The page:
In 2010, El Arqui was caught smuggling 97 kilograms of cocaine hidden in a fruit-grinding machine imported from Argentina, and was sentenced to more than seven years in prison in 2014. In 2017 he was granted release and deported to Mexico.

In a Canadian parole board document, authorities summarize El Arqui’s admission of guilt and his promise to go straight: “You admitted associating with cartels and/or organized crime in Mexico,” the Canadians wrote. “You told the Board that you have a large positive community support in your country and are planning to design and build homes.”

The document doesn’t mention plans to supervise Sinaloa cocaine sales in Europe.Credit: Guardia di FinanzaA map put together by Italian authorities investigating Mauro Da Fiume, an experienced Italian drug trafficker.

Da Fiume owned a restaurant and two import-export companies in Barcelona. His involvement in the deal suggests the drugs were destined for one or more ’Ndrangheta clans.

Spanish police arrested da Fiume on February 4 on behalf of Catania authorities for being part of a “criminal association aimed at drug trafficking and possession” which planned to move “huge amounts of cocaine” through “a criminal organization operating in Italy, Colombia, Mexico and Spain.”

A list maintained by the police agency puts Da Fiume among “people linked to the ‘Ndrangheta,” and identified him as having ties to the Sinaloa Cartel.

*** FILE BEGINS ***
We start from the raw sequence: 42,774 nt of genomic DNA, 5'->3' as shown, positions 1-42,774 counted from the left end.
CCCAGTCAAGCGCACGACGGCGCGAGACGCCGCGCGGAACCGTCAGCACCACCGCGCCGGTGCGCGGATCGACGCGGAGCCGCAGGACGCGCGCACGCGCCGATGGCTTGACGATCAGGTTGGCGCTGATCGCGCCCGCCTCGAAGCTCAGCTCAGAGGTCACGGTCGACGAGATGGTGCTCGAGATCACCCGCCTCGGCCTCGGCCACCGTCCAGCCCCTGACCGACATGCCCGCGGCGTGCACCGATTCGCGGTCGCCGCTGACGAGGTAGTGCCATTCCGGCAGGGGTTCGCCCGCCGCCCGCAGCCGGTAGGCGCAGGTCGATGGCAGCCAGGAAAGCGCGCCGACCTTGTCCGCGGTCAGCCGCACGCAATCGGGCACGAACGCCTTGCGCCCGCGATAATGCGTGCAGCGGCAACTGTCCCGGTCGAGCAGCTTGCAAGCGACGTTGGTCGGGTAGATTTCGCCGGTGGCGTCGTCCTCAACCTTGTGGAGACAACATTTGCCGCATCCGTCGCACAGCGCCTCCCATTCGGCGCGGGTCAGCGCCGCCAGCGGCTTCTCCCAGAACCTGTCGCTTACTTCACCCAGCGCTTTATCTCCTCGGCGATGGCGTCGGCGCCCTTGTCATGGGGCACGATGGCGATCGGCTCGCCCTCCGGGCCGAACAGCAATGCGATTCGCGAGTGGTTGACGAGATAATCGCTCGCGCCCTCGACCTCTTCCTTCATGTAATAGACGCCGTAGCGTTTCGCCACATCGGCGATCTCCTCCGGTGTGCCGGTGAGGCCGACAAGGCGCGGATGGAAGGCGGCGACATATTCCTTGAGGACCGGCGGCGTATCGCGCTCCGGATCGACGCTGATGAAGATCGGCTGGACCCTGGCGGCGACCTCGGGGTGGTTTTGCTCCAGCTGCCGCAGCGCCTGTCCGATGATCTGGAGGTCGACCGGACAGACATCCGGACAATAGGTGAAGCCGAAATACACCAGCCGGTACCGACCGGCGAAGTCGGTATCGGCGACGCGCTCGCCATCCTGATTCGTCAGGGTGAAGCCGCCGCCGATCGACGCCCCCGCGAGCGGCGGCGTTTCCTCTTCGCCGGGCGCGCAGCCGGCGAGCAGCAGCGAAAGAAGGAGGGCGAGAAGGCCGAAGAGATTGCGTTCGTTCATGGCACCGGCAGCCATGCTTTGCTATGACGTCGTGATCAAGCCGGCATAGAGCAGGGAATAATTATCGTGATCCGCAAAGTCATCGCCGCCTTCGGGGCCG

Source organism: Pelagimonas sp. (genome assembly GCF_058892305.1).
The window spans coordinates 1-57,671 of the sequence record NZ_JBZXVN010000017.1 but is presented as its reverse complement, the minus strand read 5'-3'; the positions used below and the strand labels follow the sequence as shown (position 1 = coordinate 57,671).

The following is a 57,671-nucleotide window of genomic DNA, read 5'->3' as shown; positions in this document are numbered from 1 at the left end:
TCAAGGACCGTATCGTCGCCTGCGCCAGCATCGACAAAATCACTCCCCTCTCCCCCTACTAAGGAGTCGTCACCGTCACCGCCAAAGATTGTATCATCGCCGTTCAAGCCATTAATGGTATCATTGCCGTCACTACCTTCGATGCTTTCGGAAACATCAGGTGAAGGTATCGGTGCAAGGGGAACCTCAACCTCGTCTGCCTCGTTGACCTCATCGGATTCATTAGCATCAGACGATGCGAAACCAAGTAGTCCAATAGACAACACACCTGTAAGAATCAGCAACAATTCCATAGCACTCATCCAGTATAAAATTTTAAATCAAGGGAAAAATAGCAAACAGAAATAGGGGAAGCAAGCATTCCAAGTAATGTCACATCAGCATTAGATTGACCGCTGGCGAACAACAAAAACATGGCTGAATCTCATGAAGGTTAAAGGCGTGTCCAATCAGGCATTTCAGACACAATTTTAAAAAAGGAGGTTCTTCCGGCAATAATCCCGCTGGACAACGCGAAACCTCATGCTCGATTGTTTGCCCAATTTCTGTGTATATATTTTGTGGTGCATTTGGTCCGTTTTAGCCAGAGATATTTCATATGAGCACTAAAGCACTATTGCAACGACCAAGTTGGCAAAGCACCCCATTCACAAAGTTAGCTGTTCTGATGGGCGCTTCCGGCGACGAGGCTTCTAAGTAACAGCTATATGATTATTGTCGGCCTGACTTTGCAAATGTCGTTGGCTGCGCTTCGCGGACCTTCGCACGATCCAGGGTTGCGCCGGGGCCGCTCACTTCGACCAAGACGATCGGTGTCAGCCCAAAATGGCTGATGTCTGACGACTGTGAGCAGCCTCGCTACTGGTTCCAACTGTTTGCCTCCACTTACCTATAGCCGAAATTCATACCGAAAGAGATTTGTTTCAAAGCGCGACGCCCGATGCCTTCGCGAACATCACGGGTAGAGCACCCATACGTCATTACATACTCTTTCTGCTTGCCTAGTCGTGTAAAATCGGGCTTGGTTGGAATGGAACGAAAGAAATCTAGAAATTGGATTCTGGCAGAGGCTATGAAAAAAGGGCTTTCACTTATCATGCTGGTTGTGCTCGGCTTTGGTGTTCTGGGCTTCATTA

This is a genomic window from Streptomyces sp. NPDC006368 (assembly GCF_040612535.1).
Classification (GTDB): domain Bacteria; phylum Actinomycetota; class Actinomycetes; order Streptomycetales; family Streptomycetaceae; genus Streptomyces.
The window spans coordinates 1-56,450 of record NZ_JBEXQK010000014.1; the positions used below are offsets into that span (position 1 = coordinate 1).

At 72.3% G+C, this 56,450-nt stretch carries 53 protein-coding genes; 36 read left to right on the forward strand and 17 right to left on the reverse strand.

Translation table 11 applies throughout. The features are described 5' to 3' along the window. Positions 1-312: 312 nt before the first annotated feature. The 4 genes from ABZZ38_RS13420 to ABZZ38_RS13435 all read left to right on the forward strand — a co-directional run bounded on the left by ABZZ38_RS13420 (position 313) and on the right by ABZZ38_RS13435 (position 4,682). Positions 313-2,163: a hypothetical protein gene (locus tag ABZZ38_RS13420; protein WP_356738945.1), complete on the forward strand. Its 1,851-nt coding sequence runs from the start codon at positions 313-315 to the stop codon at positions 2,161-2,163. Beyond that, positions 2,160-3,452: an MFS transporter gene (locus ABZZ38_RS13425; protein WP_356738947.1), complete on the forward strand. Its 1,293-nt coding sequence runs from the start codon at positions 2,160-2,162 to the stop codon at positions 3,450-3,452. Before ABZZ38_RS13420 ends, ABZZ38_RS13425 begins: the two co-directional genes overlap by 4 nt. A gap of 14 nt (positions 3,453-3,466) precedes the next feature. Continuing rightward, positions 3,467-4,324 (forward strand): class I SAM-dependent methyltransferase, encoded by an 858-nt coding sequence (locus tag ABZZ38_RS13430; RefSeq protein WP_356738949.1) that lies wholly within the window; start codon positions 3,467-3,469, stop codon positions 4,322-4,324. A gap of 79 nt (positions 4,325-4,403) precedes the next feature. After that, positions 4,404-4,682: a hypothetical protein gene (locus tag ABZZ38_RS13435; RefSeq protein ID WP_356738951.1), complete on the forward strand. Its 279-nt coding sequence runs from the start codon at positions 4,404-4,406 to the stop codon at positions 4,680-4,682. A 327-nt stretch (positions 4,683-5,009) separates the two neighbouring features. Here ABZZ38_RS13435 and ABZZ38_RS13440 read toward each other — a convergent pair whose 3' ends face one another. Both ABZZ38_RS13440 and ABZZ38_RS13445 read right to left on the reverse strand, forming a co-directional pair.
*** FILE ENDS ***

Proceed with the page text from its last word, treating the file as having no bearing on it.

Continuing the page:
Mauro Da Fiume was allegedly associated with a long-running operation trafficking cocaine between Italy, France, Spain and Morocco. That operation, exposed in 2015 by the Genoa anti-mafia bureau’s “Operation Trait d’Union,” dealt with the Piromalli-Molè clan’s infiltration of Genoa and the movement of drugs through the French Riviera.

Da Fiume was not arrested in Operation Trait d’Union, but was identified as the right-hand man of clan boss Antonio Magnoli.

Ascensio Chavez, El Flaco, and Morales remain at large. They will soon be tried in absentia in Catania for international drug trafficking.

Antonio Baquero (OCCRP), Marco Oved (Toronto Star), Mathieu Tortlieur (Proceso), and Paolo Frosina (IrpiMedia) contributed reporting.

About This Report

This article was produced in collaboration with “The Cartel Project,” an investigation coordinated by Paris-based Forbidden Stories. It involves 60 journalists from 25 organizations in 18 countries and involves various aspects of Mexican cartel violence, including the murders of journalists in Veracruz state. Forbidden Stories is a nonprofit group dedicated to continuing the work of journalists silenced by homicide.

The case of Crypto AG – Report of the audit committee of the Federal Assembly of Switzerland

The essentials in brief

Since the Fall of 1993, the Strategic Intelligence Service (German: Strategischer Nachrichtendienst or SND) managed to get reliable information about Crypto AG. It learned that the company was owned by foreign intelligence agencies and exported “weak” devices, the encryption of which could be broken with a realistic effort.